Enheduanna is a historical LGBT figure who lived around 2300 B.C. Born into a prominent family with a father as a king, Enheduanna was a priestess during an era in which goddesses were worshiped. What makes her well known today – and what made her well known in her time period – is the fact that she was a poet. What’s significant is that her love poetry was dedicated to another goddess – Inanna. Inanna was an important ancient Mesopotamian goddess, and the fact that Enheduanna wrote love poems for her bears much significance.

Judy Grahn, an LGBT historian, talks about Enheduanna in her book entitled Another Mother Tongue. Grahn confirms that Enheduanna was essentially in love with Inanna, and this love is evident from Enheduanna’s poetry.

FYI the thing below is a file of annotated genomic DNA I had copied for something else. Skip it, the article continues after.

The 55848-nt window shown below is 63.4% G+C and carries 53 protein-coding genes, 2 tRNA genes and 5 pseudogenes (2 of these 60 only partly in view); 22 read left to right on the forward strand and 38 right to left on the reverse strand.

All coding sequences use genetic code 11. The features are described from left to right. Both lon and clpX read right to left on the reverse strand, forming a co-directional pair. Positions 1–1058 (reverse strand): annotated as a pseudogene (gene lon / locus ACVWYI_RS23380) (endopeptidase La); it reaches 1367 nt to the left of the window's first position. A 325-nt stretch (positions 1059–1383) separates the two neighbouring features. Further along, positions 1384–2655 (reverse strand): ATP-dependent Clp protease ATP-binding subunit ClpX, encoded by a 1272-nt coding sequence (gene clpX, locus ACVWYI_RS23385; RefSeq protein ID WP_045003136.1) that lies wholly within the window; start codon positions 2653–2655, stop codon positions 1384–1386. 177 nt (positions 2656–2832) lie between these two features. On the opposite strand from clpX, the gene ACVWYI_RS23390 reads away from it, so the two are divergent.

Something else that’s interesting about Enheduanna is that, from what we can tell around the development of western civilization, she was the first writer of the time to use the word “I.” Thus, it can be said that up until that point there is no official record of a writer using the word “I” in their works until Enheduanna came along, which suggests a huge psychological and ego development.

From a lesbian lens, then, we can conclude that Enheduanna had lesbianic eros towards the goddess Inanna. Removing the heterosexual lens from history allows us to see here an amazing woman in an incredible historical era in ancient civilization who was both the first to use the word “I” and who was writing about another woman – a goddess. This is doubtlessly comforting for the LGBT community and provides us with a significant piece of LGBT history to pass on to others.